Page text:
Australian’s Foreign Aid

AidCurrently Australia spends only 0.3 percent of it’s gross national income on foreign aid. This is significantly behind the United Nation’s Millennium Development Goal of increasing the developed world’s foreign aid giving levels to 0.7 per cent by 2015.

People such as Tim Costello, CEO of World Vision in Australia, and even rock star and activist Bob Geldof are currently speaking out about this. You can express your opinion about this issue in a current online poll by clicking here

At CityLife Church, we ensure that 10% (a ‘tithe’) of all of our income is invested outside of our church – into our local community, into world mission activity, and as donations to other like-minded ministries. We have been doing this for over 10 years now and God has blessed us for it.

What would it look like if a nation as rich as Australia gave 10% of it’s income to bless needy countires?

Here are a few Bible verses for further reflection …

Psalm 41:1-2. Oh, the joys of those who are kind to the poor. The LORD rescues them in times of trouble. The LORD protects them and keeps them alive. He gives them prosperity and rescues them from their enemies. NLT

Proverbs 19:17. If you help the poor, you are lending to the LORD — and he will repay you! NLT

Proverbs 21:13. Those who shut their ears to the cries of the poor will be ignored in their own time of need. NLT

Proverbs 28:27. Whoever gives to the poor will lack nothing. But a curse will come upon those who close their eyes to poverty. NLT

Matthew 25:42-46. Jesus said, "… for I was hungry, and you didn’t feed me. I was thirsty, and you didn’t give me anything to drink. I was a stranger, and you didn’t invite me into your home. I was naked, and you gave me no clothing. I was sick and in prison, and you didn’t visit me … when you refused to help the least of these my brothers and sisters, you were refusing to help me." NLT

8 Replies to “Australian’s Foreign Aid”

  1. Hi Mark
    I would recommend that if anyone is interested in looking at the topic of foreign aid to visit the website “resistancethinking.com”. This website is set up by Christians and discusses the main issues of the day from a Christian perspective.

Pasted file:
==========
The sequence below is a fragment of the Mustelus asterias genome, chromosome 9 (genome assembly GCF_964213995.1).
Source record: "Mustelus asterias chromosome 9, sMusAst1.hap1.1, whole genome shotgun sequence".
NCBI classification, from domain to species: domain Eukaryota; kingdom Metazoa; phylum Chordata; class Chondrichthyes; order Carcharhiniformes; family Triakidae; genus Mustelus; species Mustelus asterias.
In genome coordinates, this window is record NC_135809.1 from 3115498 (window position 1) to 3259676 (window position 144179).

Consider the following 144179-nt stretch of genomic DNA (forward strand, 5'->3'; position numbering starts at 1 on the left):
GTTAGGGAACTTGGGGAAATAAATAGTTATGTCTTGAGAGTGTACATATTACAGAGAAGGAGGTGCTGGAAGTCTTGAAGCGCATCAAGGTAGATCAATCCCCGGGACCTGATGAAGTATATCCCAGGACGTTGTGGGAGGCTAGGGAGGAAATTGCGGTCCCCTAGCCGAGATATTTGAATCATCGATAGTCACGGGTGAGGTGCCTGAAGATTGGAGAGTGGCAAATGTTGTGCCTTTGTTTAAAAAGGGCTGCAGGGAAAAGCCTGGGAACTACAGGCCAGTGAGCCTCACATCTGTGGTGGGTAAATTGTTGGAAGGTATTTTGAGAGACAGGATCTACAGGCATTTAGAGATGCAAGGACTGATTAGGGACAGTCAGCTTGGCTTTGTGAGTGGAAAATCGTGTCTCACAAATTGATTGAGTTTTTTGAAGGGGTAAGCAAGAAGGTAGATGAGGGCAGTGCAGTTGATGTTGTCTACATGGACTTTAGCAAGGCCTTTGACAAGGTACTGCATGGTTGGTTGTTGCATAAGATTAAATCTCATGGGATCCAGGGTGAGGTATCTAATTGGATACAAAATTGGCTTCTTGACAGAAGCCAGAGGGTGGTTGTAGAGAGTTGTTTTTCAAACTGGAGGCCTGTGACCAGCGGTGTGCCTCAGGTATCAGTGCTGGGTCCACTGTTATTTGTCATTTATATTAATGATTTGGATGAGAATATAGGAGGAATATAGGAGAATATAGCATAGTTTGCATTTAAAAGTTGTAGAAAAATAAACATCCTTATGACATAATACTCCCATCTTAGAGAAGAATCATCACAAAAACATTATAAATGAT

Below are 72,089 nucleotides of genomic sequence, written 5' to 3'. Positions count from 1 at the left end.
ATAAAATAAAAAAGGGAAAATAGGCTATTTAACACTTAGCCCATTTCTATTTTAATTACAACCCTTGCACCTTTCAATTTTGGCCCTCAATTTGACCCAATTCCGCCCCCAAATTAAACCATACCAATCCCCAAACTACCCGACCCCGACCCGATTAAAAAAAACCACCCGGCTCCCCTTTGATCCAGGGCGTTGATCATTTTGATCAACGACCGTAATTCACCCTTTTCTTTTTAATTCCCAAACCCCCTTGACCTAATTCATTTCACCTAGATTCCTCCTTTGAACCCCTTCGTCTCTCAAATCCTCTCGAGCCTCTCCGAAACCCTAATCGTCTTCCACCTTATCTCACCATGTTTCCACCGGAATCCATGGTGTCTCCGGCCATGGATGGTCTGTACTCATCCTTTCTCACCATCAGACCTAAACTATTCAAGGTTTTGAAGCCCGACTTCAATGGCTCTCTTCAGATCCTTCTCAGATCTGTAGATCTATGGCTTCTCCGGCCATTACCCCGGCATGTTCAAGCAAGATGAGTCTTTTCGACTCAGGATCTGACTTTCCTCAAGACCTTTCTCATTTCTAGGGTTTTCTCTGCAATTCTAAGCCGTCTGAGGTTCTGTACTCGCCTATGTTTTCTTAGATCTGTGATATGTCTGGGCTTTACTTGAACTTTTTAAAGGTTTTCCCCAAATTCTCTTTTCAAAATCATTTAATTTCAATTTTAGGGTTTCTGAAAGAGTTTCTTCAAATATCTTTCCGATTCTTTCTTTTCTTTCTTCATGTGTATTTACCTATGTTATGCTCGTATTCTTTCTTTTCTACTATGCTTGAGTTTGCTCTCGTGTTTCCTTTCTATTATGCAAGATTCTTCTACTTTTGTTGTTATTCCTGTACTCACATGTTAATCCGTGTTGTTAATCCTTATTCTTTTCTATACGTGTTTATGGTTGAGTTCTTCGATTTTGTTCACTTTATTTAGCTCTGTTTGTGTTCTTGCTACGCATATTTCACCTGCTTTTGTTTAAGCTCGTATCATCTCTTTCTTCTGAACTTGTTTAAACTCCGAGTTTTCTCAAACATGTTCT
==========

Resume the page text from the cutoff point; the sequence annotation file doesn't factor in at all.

I do agree with you that we need to be generous with the blessings that we have been given but there is a lot more involved in giving aid to other countries than just increasing the amount of money we send to those in need. Sometimes our good intentions can cause more harm than good.

  2. Even 1% would be amazing.
    I disagree with Costello that government should be the catalyst for this change. We spend all day blaming the government and not enough time looking at the personal responsibility of Australians as human beings to take on the load of others.
    I think this whole debate taking place in the media right now has completely missed the point. That is global change will not come from government, it will emanate from the wallets of consumers.

  3. Indeed we should seriously think about our personal responsibility, and not simply ask the government to do everything for us.
    Yet I believe it is not an “either-or” but a “both-and” thing. Australians have been generous, and churches have been generous. But that is not enough. The government should take the initiative.
    Given the fact that more about 30,000 children (under the age of five) die of poverty-related causes each day, there is no reason why we should not increase our overseas aid level.
    Even one more child dying of poverty is not acceptable, let alone 30,000 – each day!
    The issue of foreign aid should not be understood simply in dollar terms though. We want more aid as well as better aid. This is what Micah Challenge and Make Poverty History campaigns are asking.
    Aid money has to be well-targeted. There is expertise out there (with decades of experience in the aid and development sector) to ensure best-practice development work.
    It is true that there are corrupt practices in some places. But that only means that we should get smarter in the way we use the money – ie. ensure that there are checks and balances in place.